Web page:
Duncan Steel Honored with Graduate Student Mentor Award   Bookmark and Share

Duncan Steel, Robert J. Hiller Professor of EECS, as well as professor of Physics, Applied Physics, and the Biophysics Program, and Senior Research Scientist at the Institute of Gerontology, has been selected to receive a 2010 Rackham Distinguished Graduate Mentor Award for his efforts as advisor, teacher, advocate, sponsor, and role model to doctoral students.

Prof. Steel was praised for his reputation of giving his students freedom to explore their own directions, balancing student freedom with guidance while developing a collaborative relationship in research. His students have expressed tremendous gratitude to be able to work at the frontier of quantum optics, while still being allowed to develop as independent scientists - learning through mistakes and blazing new paths in the process.

Upon graduation, Prof. Steel continues to actively support his students' professional careers, which have been quite prestigious as well. His students have established successful careers in academia, independent research programs at national labs, and have even established international reputations of their own. To date, he has graduated 38 PhD students, and has quite a few more about to graduate.

Prof. Steel has been one of the recognized pioneers in the field of coherent nonlinear laser science for more than twenty-five years. His research has focused on the development and application of various laser-matter interaction studies and quantum optics in fields including plasmas, optical phase conjugation, atomic and molecular spectroscopy, condensed matter physics, protein folding and quantum computing. This work has generated over 4000 citations.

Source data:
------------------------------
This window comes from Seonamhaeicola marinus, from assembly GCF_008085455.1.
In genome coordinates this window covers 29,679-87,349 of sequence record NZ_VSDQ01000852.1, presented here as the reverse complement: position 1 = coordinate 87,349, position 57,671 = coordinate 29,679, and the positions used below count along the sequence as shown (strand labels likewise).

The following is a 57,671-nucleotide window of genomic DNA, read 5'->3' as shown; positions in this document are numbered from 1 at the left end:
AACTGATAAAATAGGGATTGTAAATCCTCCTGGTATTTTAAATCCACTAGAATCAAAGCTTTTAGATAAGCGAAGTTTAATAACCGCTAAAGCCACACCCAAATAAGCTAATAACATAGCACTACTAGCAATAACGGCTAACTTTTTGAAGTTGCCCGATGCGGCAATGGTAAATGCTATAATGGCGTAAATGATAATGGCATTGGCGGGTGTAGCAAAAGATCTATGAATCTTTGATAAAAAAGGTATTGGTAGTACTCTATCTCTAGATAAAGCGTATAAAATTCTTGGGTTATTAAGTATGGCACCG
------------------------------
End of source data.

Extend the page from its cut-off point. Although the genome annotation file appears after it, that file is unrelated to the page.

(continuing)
Prof. Steel is a Fellow of APS, IEEE, and the Optical Society of America. He is the recipient of a Guggenheim Fellowship, and more recently the Frank Isakson Prize for Optical Effects in Solids, which is the highest prize awarded by the American Physical Society for solid state optics.

In the area of teaching, Prof. Steel developed the full year graduate course, Applied Quantum Mechanics, to emphasize problem solving in important emerging areas in technology including nano-science, computing, and communications. He also developed the graduate level course, Quantum Optics, to teach the basics of laser physics, spectroscopy, and quantum optics.


Posted: February 26, 2010 by
Catharine June
EECS/ECE Communications Coordinator
cmsj@umich.edu or 734-936-2965